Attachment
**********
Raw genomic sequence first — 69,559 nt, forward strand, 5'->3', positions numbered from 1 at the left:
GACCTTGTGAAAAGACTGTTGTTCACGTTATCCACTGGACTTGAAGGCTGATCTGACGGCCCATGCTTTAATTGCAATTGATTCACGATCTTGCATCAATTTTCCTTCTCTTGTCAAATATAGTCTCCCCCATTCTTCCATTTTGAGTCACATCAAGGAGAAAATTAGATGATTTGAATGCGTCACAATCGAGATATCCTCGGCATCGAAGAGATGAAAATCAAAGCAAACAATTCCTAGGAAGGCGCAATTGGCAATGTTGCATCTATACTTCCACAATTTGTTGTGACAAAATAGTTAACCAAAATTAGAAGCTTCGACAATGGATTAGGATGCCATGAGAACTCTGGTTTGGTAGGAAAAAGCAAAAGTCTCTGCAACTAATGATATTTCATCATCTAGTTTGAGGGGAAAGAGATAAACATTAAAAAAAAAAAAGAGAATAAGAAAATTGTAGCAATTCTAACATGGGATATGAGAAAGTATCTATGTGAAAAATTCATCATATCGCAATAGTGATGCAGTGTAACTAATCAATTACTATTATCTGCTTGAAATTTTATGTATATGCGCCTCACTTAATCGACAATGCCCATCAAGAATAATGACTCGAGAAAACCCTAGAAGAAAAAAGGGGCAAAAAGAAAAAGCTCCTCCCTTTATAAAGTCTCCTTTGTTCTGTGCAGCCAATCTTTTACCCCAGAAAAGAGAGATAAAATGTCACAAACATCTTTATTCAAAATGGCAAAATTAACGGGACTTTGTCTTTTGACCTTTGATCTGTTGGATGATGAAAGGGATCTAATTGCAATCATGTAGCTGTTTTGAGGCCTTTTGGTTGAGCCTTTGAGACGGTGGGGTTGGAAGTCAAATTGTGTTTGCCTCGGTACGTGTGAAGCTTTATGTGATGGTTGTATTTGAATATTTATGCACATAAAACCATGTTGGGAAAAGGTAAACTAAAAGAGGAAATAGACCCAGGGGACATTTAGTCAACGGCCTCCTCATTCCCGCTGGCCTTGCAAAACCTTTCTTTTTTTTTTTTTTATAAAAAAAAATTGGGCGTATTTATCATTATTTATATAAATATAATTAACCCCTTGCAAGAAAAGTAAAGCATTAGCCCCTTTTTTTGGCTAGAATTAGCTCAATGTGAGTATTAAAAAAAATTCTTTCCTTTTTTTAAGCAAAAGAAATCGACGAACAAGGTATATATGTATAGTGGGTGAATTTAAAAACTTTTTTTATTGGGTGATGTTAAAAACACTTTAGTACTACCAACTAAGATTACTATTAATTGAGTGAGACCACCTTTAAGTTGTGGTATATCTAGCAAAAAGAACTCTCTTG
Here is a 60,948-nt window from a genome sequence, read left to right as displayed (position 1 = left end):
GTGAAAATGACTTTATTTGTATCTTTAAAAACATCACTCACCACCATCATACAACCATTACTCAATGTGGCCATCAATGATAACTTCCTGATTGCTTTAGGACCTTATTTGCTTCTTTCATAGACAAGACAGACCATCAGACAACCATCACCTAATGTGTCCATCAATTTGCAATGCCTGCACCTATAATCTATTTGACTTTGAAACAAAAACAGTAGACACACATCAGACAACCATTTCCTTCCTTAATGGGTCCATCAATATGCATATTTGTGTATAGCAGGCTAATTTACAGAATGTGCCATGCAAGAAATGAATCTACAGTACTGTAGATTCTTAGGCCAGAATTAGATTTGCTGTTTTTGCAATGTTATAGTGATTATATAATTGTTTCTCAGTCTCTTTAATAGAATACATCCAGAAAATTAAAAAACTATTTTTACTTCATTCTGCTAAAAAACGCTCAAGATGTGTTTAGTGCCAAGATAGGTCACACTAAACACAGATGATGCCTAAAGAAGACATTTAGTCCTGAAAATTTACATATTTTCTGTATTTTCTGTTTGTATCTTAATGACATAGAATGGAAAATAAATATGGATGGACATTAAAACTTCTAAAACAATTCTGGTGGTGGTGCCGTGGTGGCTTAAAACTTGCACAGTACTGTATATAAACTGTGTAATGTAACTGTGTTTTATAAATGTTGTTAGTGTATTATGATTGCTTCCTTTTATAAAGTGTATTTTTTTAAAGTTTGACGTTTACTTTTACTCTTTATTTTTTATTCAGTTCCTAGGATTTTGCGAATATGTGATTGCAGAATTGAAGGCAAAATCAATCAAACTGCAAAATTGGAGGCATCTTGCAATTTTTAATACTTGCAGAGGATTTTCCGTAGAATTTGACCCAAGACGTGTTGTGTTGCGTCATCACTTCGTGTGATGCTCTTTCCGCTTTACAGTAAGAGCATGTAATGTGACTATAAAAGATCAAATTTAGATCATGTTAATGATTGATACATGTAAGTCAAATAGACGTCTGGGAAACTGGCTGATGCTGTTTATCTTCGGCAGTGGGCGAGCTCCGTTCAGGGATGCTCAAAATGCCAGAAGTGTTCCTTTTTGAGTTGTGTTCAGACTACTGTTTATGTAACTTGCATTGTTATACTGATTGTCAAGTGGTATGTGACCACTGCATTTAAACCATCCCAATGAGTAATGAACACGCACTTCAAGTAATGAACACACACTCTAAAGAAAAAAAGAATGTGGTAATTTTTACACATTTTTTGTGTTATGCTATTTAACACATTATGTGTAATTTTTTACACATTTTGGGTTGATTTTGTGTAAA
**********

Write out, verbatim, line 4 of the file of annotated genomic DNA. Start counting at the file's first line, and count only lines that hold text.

GTGAAAATGACTTTATTTGTATCTTTAAAAACATCACTCACCACCATCATACAACCATTACTCAATGTGGCCATCAATGATAACTTCCTGATTGCTTTAGGACCTTATTTGCTTCTTTCATAGACAAGACAGACCATCAGACAACCATCACCTAATGTGTCCATCAATTTGCAATGCCTGCACCTATAATCTATTTGACTTTGAAACAAAAACAGTAGACACACATCAGACAACCATTTCCTTCCTTAATGGGTCCATCAATATGCATATTTGTGTATAGCAGGCTAATTTACAGAATGTGCCATGCAAGAAATGAATCTACAGTACTGTAGATTCTTAGGCCAGAATTAGATTTGCTGTTTTTGCAATGTTATAGTGATTATATAATTGTTTCTCAGTCTCTTTAATAGAATACATCCAGAAAATTAAAAAACTATTTTTACTTCATTCTGCTAAAAAACGCTCAAGATGTGTTTAGTGCCAAGATAGGTCACACTAAACACAGATGATGCCTAAAGAAGACATTTAGTCCTGAAAATTTACATATTTTCTGTATTTTCTGTTTGTATCTTAATGACATAGAATGGAAAATAAATATGGATGGACATTAAAACTTCTAAAACAATTCTGGTGGTGGTGCCGTGGTGGCTTAAAACTTGCACAGTACTGTATATAAACTGTGTAATGTAACTGTGTTTTATAAATGTTGTTAGTGTATTATGATTGCTTCCTTTTATAAAGTGTATTTTTTTAAAGTTTGACGTTTACTTTTACTCTTTATTTTTTATTCAGTTCCTAGGATTTTGCGAATATGTGATTGCAGAATTGAAGGCAAAATCAATCAAACTGCAAAATTGGAGGCATCTTGCAATTTTTAATACTTGCAGAGGATTTTCCGTAGAATTTGACCCAAGACGTGTTGTGTTGCGTCATCACTTCGTGTGATGCTCTTTCCGCTTTACAGTAAGAGCATGTAATGTGACTATAAAAGATCAAATTTAGATCATGTTAATGATTGATACATGTAAGTCAAATAGACGTCTGGGAAACTGGCTGATGCTGTTTATCTTCGGCAGTGGGCGAGCTCCGTTCAGGGATGCTCAAAATGCCAGAAGTGTTCCTTTTTGAGTTGTGTTCAGACTACTGTTTATGTAACTTGCATTGTTATACTGATTGTCAAGTGGTATGTGACCACTGCATTTAAACCATCCCAATGAGTAATGAACACGCACTTCAAGTAATGAACACACACTCTAAAGAAAAAAAGAATGTGGTAATTTTTACACATTTTTTGTGTTATGCTATTTAACACATTATGTGTAATTTTTTACACATTTTGGGTTGATTTTGTGTAAA